Nihiwatu – “On The Edge Of Wilderness”
Voted the best hotel in the world by Travel + Leisure in 2016, Nihiwatu on the little-known island of Sumba is heaven on earth for luxury travel seekers.
Reimagined and re-opened in 2015, Nihiwatu has captured travellers imagination from all corners of the globe. Located on the remote island of Sumba, in southeastern Indonesia, the once cult surf destination was acquired by Christopher Burch in 2012 who has developed it into a culturally immersive enclave of active adventure and endless indulgence.
Sumba is part of the Lesser Sunda Islands and spans 11,000km2, making it twice the size of Bali, with only 650,000 inhabitants. Due to the isolated location of the island, the language, religion and traditional lifestyle of the Sumbanese culture has been preserved, with the majority of the population still following the ways of their ancestors.
Traditional dress is still observed in day to day life and throughout the year the island is the site of many fascinating rituals; the most spectacular of them all are the Pasola ceremonies that take place in February and March at select locations along the coast.
The island offers over 33 villas with private plunge pools, indoor-outdoor entertaining, and views of Nihi Beach. Accommodation ranges from a five bedroom estate to a unique tree house complex elevated on stilts between the island’s ancient trees. Featuring thatched roofs, traditional carvings, antiques, local wood and weavings, the villas reflect the Sumbanese way of life and offer a true haven from the rigours of daily life.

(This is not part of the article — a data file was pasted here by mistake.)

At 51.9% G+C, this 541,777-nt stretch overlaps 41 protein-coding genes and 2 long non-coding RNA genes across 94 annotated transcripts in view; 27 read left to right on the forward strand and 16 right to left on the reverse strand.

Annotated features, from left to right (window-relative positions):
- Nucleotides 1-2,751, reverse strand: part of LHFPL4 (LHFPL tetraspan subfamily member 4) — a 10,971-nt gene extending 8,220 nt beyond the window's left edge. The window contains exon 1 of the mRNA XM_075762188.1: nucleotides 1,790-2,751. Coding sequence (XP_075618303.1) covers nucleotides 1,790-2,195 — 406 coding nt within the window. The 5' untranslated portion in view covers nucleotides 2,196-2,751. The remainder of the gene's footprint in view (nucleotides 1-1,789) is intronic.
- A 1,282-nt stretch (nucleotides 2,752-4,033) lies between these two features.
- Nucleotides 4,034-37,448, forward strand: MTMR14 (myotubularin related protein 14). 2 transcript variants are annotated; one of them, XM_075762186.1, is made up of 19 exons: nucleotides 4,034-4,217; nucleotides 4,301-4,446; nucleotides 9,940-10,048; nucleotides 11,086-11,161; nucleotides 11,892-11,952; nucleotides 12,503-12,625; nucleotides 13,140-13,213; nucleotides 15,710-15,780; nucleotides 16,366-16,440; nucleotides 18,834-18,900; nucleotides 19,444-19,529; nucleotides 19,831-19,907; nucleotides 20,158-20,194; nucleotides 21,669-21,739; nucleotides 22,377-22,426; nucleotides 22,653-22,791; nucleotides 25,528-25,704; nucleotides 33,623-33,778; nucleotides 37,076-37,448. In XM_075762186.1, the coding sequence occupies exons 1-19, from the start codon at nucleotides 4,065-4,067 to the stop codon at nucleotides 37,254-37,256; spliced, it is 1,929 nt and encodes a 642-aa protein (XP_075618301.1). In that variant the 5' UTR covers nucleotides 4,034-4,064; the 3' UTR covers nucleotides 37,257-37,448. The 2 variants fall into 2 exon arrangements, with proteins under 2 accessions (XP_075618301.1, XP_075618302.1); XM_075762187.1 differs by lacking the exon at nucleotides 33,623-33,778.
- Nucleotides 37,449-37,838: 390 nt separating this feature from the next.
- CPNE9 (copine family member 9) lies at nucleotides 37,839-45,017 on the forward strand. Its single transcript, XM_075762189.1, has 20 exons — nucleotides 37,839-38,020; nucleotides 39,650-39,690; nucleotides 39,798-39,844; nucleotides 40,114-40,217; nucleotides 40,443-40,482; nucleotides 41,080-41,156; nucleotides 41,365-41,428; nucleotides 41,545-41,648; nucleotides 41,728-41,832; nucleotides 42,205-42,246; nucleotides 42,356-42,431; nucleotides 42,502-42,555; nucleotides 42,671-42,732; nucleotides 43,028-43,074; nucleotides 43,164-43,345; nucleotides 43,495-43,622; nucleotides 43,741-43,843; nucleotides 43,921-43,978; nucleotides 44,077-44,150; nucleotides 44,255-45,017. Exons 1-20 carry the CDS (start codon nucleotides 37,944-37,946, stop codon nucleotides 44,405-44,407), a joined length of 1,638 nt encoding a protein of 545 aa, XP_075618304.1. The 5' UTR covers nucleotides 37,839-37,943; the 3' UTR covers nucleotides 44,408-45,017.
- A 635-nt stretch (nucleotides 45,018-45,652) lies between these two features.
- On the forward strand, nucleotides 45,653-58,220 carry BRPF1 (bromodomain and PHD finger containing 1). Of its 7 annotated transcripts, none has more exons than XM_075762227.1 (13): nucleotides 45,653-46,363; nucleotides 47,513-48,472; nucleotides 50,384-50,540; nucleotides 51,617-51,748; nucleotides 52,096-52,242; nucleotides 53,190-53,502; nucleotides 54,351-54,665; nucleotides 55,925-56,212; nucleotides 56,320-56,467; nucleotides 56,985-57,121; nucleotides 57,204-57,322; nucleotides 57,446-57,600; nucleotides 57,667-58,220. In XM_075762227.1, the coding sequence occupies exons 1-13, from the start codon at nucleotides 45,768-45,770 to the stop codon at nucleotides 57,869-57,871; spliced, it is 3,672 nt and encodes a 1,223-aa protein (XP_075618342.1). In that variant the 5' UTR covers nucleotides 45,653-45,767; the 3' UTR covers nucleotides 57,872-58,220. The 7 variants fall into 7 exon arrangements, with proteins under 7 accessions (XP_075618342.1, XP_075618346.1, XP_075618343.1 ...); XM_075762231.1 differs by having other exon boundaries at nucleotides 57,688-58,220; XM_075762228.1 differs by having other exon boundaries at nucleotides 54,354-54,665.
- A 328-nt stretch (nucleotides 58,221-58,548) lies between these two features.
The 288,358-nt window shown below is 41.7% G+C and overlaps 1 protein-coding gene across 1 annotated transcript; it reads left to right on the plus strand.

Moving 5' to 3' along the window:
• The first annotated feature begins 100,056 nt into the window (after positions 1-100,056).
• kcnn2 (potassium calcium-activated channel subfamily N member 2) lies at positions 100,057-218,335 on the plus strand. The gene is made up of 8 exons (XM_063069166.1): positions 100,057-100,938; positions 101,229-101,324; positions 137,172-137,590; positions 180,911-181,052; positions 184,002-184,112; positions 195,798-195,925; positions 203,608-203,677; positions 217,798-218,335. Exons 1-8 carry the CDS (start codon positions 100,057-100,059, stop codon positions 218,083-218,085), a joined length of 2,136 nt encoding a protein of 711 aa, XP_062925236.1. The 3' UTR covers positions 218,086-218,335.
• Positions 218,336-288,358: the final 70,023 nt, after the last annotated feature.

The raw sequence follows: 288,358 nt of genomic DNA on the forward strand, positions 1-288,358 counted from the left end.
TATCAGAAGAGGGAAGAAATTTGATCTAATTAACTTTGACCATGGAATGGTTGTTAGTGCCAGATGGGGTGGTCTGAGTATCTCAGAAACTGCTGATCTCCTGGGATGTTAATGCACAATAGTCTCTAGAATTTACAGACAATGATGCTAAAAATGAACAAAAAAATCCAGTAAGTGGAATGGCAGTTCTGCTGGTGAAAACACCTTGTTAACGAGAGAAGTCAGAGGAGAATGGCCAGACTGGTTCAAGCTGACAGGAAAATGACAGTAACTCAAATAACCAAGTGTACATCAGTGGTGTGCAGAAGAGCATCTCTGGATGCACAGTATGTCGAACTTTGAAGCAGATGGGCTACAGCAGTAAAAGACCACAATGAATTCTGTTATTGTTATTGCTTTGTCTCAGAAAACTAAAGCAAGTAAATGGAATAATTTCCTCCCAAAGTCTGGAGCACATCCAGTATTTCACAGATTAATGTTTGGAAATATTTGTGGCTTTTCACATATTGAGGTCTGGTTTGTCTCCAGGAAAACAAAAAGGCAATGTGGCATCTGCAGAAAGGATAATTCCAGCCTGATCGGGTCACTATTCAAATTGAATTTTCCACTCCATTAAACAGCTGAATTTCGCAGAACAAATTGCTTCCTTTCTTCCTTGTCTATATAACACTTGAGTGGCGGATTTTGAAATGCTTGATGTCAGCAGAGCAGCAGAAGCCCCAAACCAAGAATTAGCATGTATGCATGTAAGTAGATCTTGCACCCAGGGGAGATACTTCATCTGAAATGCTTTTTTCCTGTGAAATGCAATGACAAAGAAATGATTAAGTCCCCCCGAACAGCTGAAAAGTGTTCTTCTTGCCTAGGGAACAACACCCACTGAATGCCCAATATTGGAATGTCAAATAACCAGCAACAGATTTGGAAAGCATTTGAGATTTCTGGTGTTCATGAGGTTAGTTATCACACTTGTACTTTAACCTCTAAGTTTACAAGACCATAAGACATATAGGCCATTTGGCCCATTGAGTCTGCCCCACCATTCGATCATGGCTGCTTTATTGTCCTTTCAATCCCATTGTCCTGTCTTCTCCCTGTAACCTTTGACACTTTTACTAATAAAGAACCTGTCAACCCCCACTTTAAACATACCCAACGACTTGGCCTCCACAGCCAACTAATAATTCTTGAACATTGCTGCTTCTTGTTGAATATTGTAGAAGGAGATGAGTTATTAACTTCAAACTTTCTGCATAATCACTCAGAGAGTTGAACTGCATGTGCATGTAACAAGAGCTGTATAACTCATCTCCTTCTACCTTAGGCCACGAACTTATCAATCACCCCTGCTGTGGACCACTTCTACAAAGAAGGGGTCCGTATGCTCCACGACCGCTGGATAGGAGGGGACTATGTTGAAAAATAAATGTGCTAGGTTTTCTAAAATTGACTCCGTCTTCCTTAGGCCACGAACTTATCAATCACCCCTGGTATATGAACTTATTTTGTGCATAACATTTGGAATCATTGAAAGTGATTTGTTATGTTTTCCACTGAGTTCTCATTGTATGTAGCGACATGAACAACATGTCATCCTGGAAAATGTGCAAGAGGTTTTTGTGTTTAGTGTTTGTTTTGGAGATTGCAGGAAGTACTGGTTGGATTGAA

Nihiwatu can tailor your stay and itinerary, organising everything from world-class surfing and fishing, to visiting Stone Age sites and traditional villages, picnicking under breathtaking waterfalls or relaxing under palm trees at Nihi Oka spa. The 2.5km private beach is a great platform for water activities and there are plenty of trekking opportunities, both on foot and horseback. There are plenty of ways to get involved with the local community too, perhaps by partaking in a weaving or cooking class, learning the ancient arts of the Sumbanese culture.
What really sets Nihiwatu apart though is its window into a little-known culture and its commitment to the community, where ninety per cent of the staff are Sumbanese. A portion of Nihiwatu’s profits are repatriated into the Sumba Foundation, a philanthropic vehicle dedicated to fostering community based projectors. Over the last fourteen years, the Foundation has set up four medical clinics, a malaria training centre, and has developed over 100 water wells and stations. The Foundation also supports fifteen primary schools and provides lunch for over 1,000 school children twice a week.
Once you’ve savoured every part of this magical island, admired the spectacular sunsets, enjoyed dinner perched on a clifftop accompanied by the soothing sound of the ocean, had a personal butler attend to your every whim and relaxed by the pool under the starry sky, you will find it pretty hard to go home. But rest assured, there’s always next year.